recover the tax paid, with interest, in such manner as may be provided by the Legislature." (See Shiseido Cosmetics (America) Ltd. v. Franchise Tax Bd. (1991) 235 Cal.App.3d 478, 486-488 [286 Cal.Rptr. 690].) Pursuant to this constitutional authority, the Legislature has provided the procedures for seeking refunds in cases such as this one. Under Revenue and Taxation Code section 26074 (all further statutory references are to this code), a claim for refund must state the specific grounds upon which it is based. A taxpayer can bring an action only upon these grounds. (§ 26102.) In fact, courts are without jurisdiction to consider grounds not set forth in the claim. (Atari Inc., v. State Bd. of Equalization (1985) 170 Cal.App.3d 665, 672 [216 Cal.Rptr. 267].) This is because the specific constitutional source of legislative power to control tax refund suits mandates strict adherence to the administrative procedures set forth by the Legislature before a court action can be filed. (See Shiseido Cosmetics (America), supra, 235 Cal.App.3d at p. 488; Patane v. Kiddoo (1985) 167 Cal.App.3d 1207 [214 Cal.Rptr. 9]; Woosley v. State of California (1992) 3 Cal.4th 758 [___ Cal.Rptr.2d ___, ___ P.2d ___].)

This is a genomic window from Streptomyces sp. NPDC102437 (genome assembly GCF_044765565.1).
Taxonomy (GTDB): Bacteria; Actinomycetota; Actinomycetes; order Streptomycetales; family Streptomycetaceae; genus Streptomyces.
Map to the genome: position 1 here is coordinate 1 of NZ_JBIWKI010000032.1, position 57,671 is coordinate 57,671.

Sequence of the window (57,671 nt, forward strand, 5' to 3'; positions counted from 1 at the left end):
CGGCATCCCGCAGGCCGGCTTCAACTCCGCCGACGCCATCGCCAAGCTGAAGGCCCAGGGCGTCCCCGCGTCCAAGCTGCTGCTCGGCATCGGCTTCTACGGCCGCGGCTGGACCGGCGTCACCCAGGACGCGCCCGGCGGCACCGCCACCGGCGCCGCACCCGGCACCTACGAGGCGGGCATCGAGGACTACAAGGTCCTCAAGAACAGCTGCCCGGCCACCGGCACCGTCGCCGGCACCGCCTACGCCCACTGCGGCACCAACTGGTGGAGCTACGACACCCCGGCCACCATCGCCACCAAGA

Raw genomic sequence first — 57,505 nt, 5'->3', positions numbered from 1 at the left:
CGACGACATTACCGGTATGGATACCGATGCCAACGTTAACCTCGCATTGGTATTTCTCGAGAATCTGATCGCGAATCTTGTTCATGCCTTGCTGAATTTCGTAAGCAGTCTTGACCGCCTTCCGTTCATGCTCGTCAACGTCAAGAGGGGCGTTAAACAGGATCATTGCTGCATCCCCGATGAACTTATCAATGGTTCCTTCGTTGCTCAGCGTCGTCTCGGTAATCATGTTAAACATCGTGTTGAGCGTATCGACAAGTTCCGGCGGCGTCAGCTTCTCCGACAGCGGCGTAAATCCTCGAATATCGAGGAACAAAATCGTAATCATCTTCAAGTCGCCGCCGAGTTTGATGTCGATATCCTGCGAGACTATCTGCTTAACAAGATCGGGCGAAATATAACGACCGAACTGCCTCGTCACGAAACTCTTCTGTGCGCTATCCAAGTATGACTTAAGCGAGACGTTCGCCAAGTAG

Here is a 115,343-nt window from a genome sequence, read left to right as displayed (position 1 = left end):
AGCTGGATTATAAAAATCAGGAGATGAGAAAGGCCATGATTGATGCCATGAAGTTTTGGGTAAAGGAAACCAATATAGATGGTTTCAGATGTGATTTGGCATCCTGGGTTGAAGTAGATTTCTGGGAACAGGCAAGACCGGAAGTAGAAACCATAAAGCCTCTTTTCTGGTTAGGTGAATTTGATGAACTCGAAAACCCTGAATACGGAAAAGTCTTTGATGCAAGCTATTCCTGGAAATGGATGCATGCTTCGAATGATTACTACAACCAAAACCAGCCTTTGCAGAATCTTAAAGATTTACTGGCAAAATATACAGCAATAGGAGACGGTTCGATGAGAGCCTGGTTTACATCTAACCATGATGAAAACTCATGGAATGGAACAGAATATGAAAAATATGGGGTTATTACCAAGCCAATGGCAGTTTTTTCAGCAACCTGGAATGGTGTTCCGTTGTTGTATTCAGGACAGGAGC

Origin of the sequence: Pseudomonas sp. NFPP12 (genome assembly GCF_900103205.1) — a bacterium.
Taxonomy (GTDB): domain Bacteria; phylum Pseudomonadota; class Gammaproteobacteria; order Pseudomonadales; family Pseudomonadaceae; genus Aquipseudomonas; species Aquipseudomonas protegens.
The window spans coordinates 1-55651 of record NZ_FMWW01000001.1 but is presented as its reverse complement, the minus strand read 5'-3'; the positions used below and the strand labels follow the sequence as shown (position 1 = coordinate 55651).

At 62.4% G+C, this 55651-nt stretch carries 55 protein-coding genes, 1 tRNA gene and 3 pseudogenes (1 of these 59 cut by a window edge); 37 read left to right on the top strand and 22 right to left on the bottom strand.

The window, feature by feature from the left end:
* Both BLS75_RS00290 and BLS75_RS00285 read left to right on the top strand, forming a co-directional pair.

Here, plaintiffs did not file claims for refund as such. Instead, they filed written protests against proposed additional taxes (§ 25664) which were transformed by law into claims for refund. (§ 26078.) Under section 26078, if a taxpayer pays the protested tax before the Board decides the protest, the protest is treated as a claim for refund. Like a claim for refund, a section 25664 protest must specify the grounds upon which it is based.